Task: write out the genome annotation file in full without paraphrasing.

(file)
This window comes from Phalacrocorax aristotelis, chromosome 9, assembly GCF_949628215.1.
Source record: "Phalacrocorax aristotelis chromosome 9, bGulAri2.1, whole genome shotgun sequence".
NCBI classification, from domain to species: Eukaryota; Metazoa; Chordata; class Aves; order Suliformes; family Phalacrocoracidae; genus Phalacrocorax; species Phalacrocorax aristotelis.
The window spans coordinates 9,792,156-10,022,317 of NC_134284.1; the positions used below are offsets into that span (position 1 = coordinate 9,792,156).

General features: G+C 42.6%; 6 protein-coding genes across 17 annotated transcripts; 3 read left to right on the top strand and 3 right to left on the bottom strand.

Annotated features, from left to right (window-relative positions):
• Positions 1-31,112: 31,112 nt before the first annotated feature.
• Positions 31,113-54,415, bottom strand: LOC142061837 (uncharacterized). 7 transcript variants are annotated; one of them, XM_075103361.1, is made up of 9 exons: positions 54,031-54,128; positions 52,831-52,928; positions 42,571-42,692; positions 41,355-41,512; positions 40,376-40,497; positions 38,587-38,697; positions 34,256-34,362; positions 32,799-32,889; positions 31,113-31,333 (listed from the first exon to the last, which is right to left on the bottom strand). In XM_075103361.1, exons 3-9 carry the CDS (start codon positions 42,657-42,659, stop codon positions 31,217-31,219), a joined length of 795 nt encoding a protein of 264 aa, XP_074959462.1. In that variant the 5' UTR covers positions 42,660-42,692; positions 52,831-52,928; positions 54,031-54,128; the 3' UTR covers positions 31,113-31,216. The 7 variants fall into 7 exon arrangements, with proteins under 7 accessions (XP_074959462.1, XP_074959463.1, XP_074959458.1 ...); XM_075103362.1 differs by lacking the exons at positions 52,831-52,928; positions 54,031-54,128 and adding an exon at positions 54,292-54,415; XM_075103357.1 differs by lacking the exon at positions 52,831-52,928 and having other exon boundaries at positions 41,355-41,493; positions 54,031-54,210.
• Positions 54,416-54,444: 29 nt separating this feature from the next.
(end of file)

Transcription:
This window comes from Phalacrocorax aristotelis, chromosome 9, assembly GCF_949628215.1.
Source record: "Phalacrocorax aristotelis chromosome 9, bGulAri2.1, whole genome shotgun sequence".
NCBI classification, from domain to species: Eukaryota; Metazoa; Chordata; class Aves; order Suliformes; family Phalacrocoracidae; genus Phalacrocorax; species Phalacrocorax aristotelis.
The window spans coordinates 9,792,156-10,022,317 of NC_134284.1; the positions used below are offsets into that span (position 1 = coordinate 9,792,156).

General features: G+C 42.6%; 6 protein-coding genes across 17 annotated transcripts; 3 read left to right on the top strand and 3 right to left on the bottom strand.

Annotated features, from left to right (window-relative positions):
• Positions 1-31,112: 31,112 nt before the first annotated feature.
• Positions 31,113-54,415, bottom strand: LOC142061837 (uncharacterized). 7 transcript variants are annotated; one of them, XM_075103361.1, is made up of 9 exons: positions 54,031-54,128; positions 52,831-52,928; positions 42,571-42,692; positions 41,355-41,512; positions 40,376-40,497; positions 38,587-38,697; positions 34,256-34,362; positions 32,799-32,889; positions 31,113-31,333 (listed from the first exon to the last, which is right to left on the bottom strand). In XM_075103361.1, exons 3-9 carry the CDS (start codon positions 42,657-42,659, stop codon positions 31,217-31,219), a joined length of 795 nt encoding a protein of 264 aa, XP_074959462.1. In that variant the 5' UTR covers positions 42,660-42,692; positions 52,831-52,928; positions 54,031-54,128; the 3' UTR covers positions 31,113-31,216. The 7 variants fall into 7 exon arrangements, with proteins under 7 accessions (XP_074959462.1, XP_074959463.1, XP_074959458.1 ...); XM_075103362.1 differs by lacking the exons at positions 52,831-52,928; positions 54,031-54,128 and adding an exon at positions 54,292-54,415; XM_075103357.1 differs by lacking the exon at positions 52,831-52,928 and having other exon boundaries at positions 41,355-41,493; positions 54,031-54,210.
• Positions 54,416-54,444: 29 nt separating this feature from the next.